Breathing is easy, it’s natural, you just do it don’t you? But wait a minute, a new book by James Nestor entitled “Breath” points out that it’s not quite so simple!
It turns out that there is more to breathing than just letting it happen and the consequences can be damaging. We all know that if someone gets into a panic, they can start what’s called, hyperventilating, where they breathe deeply and rapidly- with the result that they can feel faint. And sometimes just thinking about a scary or highly stressful incident can induce the same reaction.
In both cases we breathe through our mouths and that we calm down by slowing the breathing down it will reduce the stressful sensations we go back to breathing through our noses-or do we?
Quite often, if the stress is low level and near continuous, we end up mouth breathing more than is healthy. But what’s wrong with breathing through the mouth you ask? Well according to James Nestor, breathing experts point out that nose breathing is the optimum way to breathe, except when undergoing physical exertion.
Why? Because amongst other benefits the nose is our own in-built air filtration and air conditioning system. Catching all the dust, dirt and germs floating around in the atmosphere. Which would otherwise be drawn deeply into the lungs when we breathe with our mouths. Also the air coming in via the nose is warmed and humidified, whereas it isn’t when coming in via the mouth.
Benefits such as these and many others are explained in his book, which whilst fascinating and is highly recommending reading, it doesn’t give any details of practices you can do to alleviate the situation. It appears that nearly all the techniques Nestor mentions are similar to a Yoga teachers handbook of Pranayama together with some of the physical exercises/practices utilised are also taught in a Pilates class. In view of this check out our short and entertaining theory and practical workshop on breathing efficiently for interested people to come and learn more about how the body breathes, how you can improve your breathing via some simple exercises from Yoga and Pilates and understanding what benefits you can gain.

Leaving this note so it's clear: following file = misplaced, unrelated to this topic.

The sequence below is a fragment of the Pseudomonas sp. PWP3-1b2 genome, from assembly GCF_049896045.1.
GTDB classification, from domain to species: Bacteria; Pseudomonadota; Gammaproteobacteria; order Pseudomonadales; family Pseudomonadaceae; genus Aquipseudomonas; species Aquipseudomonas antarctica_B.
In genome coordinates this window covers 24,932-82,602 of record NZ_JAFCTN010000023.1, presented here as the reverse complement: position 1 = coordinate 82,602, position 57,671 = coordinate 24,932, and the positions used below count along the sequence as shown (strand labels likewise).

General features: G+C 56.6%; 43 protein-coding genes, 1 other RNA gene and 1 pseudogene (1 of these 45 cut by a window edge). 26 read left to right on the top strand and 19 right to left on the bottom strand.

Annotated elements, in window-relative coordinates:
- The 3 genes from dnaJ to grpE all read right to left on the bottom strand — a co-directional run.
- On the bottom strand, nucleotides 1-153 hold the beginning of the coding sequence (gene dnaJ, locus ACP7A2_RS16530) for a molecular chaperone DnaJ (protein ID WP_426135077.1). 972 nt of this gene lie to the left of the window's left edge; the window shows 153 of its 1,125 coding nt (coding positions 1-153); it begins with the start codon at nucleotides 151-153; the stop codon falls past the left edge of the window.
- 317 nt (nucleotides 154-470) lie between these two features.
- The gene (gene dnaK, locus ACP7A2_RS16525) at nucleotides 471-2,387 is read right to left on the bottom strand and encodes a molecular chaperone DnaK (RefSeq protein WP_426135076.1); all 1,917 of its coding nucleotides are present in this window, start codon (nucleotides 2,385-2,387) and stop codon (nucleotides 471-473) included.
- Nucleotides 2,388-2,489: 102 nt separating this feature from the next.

Nestor, J (2021) Breath, The New Science of a Lost Art.
Participants competing in long endurance events such as the Marathon has steadily risen over the years. Data taken of both demographic and socio-economic groups from various studies has seen a rise in running becoming a popular sport.
The Marathon runner embarks on this challenge for many reasons and they must adapt their lifestyle and training far beyond the recreational exerciser to include high levels of demanding physiological and psychological adaptations to push beyond their current capabilities. Furthermore, the rewards and positive benefits of this training will outweigh the negatives of marathon running.
The London Marathon is my third marathon, as a veteran runner I have improved with age, both on personal performance together with a faster post marathon recovery rate. Training for a Marathon demands a consistent, disciplined, structured routine which will manifest into other areas of the runners life to include; personal goal achievement, better life management, psychological and emotional strategies for coping and better vitality and health.
The route continued to Palas De Rei. After leaving Portomarin, crossing the River Mino we continued uphill steadily through woodland, the rain continued and got heavier and heavier. Continuing through small hamlets, passing the Hospital de la Cruz. Arriving at Vendas de Naron to get a ‘pilgrim stamp’ the old Romanesque Chapel, then continuing along the paved path, arriving at Sierra de Ligonde which offered fantastic views over the valleys. Particular parts of the route were isolated and quiet, apart from a rather large dog. The fog was dense and we were soaked through.
Approaching A Calzada the weather was so bad, we took shelter under a tree. There were other walkers, one an Australian man, we had met further back in other towns. After discussing the weather, our blisters, stories of one walker getting frostbite back in the Pyrenees, our conversation compared the weather to life and the Camino, there are good and bad times, but we must press forwards.
The Camino de Santiago builds resilience, both emotionally and physically, it enables us to develop a positive mind and can-do-attitude. We can integrate resilience into our lives on a daily basis, by being more active, getting more sleep and eating well, forgiving ourselves and resolving conflict. These small steps can help us improve our mental health and to face everyday challenges.
Camino de Santiago is an excellent reason to take time out and integrate some walking mindfulness into your Camino. Be aware of the sounds of nature, the wind, sun, rain and other people. How can we become mindful of our experience of walking? Start with a natural relaxed walking rhythm, keep your attention in the soles of your feet, being aware of the alternating patterns of contact with your foot as it makes contact with the ground, then focus on sensations in your muscles and joints, expanding that awareness into your posture and breathing.